8 Ways the Pandemic has Affected Churches
Churches drastically had to change their ministry when the pandemic hit. Now they are slowly emerging out of lockdown, what effects has it had?
Last week I took part in a forum of church leaders from across the Scottish evangelical spectrum. There were eight big take-aways and common themes that emerged from the feedback given - and from other conversations that I’ve had elsewhere - as we discussed the effects of the coronavirus pandemic on churches.
1. The mission remains the same
One way the pandemic has had no effect is on the mission of the church. Circumstances may change but the call to make disciples is constant.
The job of the church is to proclaim Christ (in season and out of season) and regardless of whether COVID-19 and lockdown apparently helps or hinders us, that work must be our priority.
2. New and exciting opportunities
Over the past few months, new doors have opened for churches and Christians to serve and connect with their communities.
People have come to faith through volunteering in church-run social care activities. There is some evidence of a new openness to the gospel with people joining online courses to ask the big questions about life. Local agencies and politicians have appreciated the work and prayers of churches for them and Scottish communities.
3. Real anxieties
There are genuine fears for smaller fellowships dependent on facilities that they no longer have access to (for example school buildings they hire). How long can their viability continue?
The big spike in online viewing has waned – one leader spoke of watching his church website visitor numbers slowly fall week by week.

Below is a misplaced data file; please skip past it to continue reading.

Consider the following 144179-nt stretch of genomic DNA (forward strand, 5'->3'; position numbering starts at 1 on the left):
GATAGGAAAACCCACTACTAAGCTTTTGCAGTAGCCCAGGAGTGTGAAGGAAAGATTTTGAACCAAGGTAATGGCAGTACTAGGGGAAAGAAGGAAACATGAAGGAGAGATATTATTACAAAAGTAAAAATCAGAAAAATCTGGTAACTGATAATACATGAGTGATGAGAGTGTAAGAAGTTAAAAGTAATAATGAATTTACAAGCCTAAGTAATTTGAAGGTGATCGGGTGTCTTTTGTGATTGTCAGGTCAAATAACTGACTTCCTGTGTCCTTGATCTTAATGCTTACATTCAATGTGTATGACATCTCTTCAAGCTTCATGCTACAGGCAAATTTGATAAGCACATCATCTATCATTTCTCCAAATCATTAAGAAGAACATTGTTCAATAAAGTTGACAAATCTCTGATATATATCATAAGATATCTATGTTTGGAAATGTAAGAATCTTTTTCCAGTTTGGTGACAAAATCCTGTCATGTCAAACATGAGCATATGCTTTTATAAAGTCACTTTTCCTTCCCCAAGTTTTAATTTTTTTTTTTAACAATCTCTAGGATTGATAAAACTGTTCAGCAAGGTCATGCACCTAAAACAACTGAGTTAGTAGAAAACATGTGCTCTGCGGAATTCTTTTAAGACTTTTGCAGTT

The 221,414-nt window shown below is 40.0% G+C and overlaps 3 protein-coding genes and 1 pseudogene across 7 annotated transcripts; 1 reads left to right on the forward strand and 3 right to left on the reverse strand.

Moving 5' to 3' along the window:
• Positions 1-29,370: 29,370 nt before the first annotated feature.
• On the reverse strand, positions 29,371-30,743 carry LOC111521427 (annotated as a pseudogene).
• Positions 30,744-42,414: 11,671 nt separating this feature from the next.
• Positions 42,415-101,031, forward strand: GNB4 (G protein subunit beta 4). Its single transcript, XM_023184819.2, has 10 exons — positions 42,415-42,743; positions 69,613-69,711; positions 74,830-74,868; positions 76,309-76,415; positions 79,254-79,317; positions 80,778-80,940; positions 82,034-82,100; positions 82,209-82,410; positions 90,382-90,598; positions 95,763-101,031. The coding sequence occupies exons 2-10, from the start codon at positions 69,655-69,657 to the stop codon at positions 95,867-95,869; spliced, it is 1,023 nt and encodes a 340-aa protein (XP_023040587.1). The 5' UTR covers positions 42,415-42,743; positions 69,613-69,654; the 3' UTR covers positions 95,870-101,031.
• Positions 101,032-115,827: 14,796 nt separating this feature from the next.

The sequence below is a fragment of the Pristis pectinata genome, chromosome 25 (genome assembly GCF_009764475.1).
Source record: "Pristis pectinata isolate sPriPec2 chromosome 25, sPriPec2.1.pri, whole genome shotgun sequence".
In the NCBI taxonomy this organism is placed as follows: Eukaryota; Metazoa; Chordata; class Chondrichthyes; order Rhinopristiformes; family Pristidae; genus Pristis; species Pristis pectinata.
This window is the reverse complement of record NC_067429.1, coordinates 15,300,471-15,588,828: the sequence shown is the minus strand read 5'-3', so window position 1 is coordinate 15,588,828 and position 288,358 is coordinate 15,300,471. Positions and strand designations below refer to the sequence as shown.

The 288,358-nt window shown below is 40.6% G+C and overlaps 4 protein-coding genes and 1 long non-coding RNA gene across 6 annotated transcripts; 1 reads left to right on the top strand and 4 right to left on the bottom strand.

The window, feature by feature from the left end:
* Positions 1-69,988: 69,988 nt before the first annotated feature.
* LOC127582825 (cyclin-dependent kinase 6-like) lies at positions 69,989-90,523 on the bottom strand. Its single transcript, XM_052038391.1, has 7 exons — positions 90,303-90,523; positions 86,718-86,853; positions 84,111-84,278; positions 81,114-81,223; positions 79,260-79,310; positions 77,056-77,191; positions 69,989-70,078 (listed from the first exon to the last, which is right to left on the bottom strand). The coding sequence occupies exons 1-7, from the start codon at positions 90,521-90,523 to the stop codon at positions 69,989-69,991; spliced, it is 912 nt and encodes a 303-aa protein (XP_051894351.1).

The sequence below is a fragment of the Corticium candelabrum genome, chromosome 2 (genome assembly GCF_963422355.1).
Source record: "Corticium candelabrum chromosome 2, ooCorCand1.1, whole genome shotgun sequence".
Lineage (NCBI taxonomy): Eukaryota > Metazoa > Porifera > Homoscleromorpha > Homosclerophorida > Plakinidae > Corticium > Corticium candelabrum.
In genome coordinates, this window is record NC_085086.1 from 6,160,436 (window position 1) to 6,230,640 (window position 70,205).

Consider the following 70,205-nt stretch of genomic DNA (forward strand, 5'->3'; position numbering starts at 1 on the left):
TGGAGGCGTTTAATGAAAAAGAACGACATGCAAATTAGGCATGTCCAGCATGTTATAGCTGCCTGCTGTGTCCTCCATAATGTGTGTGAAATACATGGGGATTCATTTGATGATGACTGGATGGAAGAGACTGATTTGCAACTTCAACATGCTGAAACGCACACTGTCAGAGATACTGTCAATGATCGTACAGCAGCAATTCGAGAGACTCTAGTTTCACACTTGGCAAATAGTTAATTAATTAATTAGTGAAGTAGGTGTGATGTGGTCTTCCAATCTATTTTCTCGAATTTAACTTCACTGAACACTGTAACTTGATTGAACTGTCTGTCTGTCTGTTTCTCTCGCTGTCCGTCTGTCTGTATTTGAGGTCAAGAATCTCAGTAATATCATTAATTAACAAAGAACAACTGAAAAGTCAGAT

The fringe of those more loosely connected to church feels increasingly frayed as their visibility and participation seems to diminish.
4. The value of organic church
It seems that the people who had strong connections with others in the church when the lockdown began are generally the ones who have endured it best.
Going forward, churches need to see afresh the importance of fostering organic (rather than just structural) and real-life relationships among members and attendees.
5. A refined church emerging
One church leader spoke of the paradox of his church income being up whilst attendee numbers were down. In other words, the committed core people were stepping-up even as others were fading out the picture.
The Gardener’s work of removing the dead branches while pruning back the healthy ones (John 15:1-2) suddenly feels very immediate.
6. Small is the new big
The absence of, and restrictions upon, large gatherings for the foreseeable future is forcing a re-calibration of ministry. Where there has perhaps been an over-reliance on larger events, churches will need to (re)invest in small group and 1-to-1 ministry in order to sustain connections, training and discipleship.
One effect of this new reliance on smaller local groups could be the emergence of many embryonic church plants.
7. Online church
No-one is thinking that online church is going away anytime soon. Churches that start to gather again physically will do so with an ongoing online option – both to serve those unable to attend in person and to retain the new evangelistic opportunities this technology allows.
Likewise, pastors will continue to utilise (where appropriate) the convenience of Zoom and other video call platforms for 1-to-1s (for example, my desk to yours for a lunchtime Bible chat), leadership meetings, and even some pastoral work.
8. A wake-up call
Many churches will survive 2020 by ‘the skin of their teeth’. The question is, would they have survived if COVID-19 had been as devastating as first feared or if the severe restrictions had gone on? If not, what radical steps might they take now to avoid closure ‘next time’?
They may need to consider new partnerships, investing in future leadership, and reconnecting with their communities.
There are, of course, no easy options or fixes but not to do anything and just hope that something will turn up is not the lesson to take from 2020.